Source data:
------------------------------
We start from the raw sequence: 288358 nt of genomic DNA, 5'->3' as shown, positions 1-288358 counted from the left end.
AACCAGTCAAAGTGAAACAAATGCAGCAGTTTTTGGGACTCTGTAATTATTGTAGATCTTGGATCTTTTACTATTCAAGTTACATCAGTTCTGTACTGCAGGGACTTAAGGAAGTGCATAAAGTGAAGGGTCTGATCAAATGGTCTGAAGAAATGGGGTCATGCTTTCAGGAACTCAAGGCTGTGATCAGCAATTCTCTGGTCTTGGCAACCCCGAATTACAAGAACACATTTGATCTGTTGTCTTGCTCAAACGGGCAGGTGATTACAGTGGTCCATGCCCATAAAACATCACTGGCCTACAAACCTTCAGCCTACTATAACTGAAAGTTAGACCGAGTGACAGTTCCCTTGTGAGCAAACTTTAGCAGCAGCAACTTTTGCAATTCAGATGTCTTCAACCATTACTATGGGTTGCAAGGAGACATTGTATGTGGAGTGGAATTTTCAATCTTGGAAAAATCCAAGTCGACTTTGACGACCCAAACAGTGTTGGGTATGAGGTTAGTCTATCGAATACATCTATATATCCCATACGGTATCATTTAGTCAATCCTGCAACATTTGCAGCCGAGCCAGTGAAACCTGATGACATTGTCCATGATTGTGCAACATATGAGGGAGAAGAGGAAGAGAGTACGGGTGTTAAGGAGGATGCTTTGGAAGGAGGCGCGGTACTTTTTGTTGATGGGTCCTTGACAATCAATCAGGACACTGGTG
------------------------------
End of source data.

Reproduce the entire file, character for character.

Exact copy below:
We start from the raw sequence: 288358 nt of genomic DNA, 5'->3' as shown, positions 1-288358 counted from the left end.
AACCAGTCAAAGTGAAACAAATGCAGCAGTTTTTGGGACTCTGTAATTATTGTAGATCTTGGATCTTTTACTATTCAAGTTACATCAGTTCTGTACTGCAGGGACTTAAGGAAGTGCATAAAGTGAAGGGTCTGATCAAATGGTCTGAAGAAATGGGGTCATGCTTTCAGGAACTCAAGGCTGTGATCAGCAATTCTCTGGTCTTGGCAACCCCGAATTACAAGAACACATTTGATCTGTTGTCTTGCTCAAACGGGCAGGTGATTACAGTGGTCCATGCCCATAAAACATCACTGGCCTACAAACCTTCAGCCTACTATAACTGAAAGTTAGACCGAGTGACAGTTCCCTTGTGAGCAAACTTTAGCAGCAGCAACTTTTGCAATTCAGATGTCTTCAACCATTACTATGGGTTGCAAGGAGACATTGTATGTGGAGTGGAATTTTCAATCTTGGAAAAATCCAAGTCGACTTTGACGACCCAAACAGTGTTGGGTATGAGGTTAGTCTATCGAATACATCTATATATCCCATACGGTATCATTTAGTCAATCCTGCAACATTTGCAGCCGAGCCAGTGAAACCTGATGACATTGTCCATGATTGTGCAACATATGAGGGAGAAGAGGAAGAGAGTACGGGTGTTAAGGAGGATGCTTTGGAAGGAGGCGCGGTACTTTTTGTTGATGGGTCCTTGACAATCAATCAGGACACTGGTG